Young Bess

Young Bess is a 1953 Technicolor biographical film made by Metro-Goldwyn-Mayer about the early life of Elizabeth I, from her turbulent childhood to the eve of her accession to the throne of England. It stars Jean Simmons as Elizabeth and Stewart Granger as Thomas Seymour, with Charles Laughton as Elizabeth's father, Henry VIII, a part he had played 20 years before in The Private Life of Henry VIII. The film was directed by George Sidney and produced by Sidney Franklin, from a screenplay by and Arthur Wimperis based on the novel of the same title by Margaret Irwin (1944).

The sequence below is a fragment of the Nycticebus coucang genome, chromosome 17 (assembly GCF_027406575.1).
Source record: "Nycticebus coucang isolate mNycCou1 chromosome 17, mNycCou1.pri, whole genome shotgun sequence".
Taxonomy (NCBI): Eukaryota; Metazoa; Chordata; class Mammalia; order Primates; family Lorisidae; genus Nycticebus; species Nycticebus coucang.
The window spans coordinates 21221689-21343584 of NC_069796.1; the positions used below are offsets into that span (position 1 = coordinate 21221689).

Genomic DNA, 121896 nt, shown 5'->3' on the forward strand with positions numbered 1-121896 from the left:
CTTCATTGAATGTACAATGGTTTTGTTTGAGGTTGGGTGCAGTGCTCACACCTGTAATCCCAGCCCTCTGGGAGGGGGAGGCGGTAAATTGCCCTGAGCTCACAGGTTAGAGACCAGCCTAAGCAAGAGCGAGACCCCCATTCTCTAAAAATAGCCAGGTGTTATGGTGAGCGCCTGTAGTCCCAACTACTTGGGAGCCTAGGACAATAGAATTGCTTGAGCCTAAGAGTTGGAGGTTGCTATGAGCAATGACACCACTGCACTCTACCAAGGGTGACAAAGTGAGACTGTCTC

Following the execution of Elizabeth's mother, Anne Boleyn, for infidelity, King Henry VIII declares his daughter illegitimate and removes her from the line of succession to the throne and exiles her to Hatfield House with her loyal servants, governess Mrs. Ashley and Mr. Parry. Over the years, her position rises and falls according to the whims of her father. The child is periodically summoned to return to London to become acquainted with Henry's latest spouse.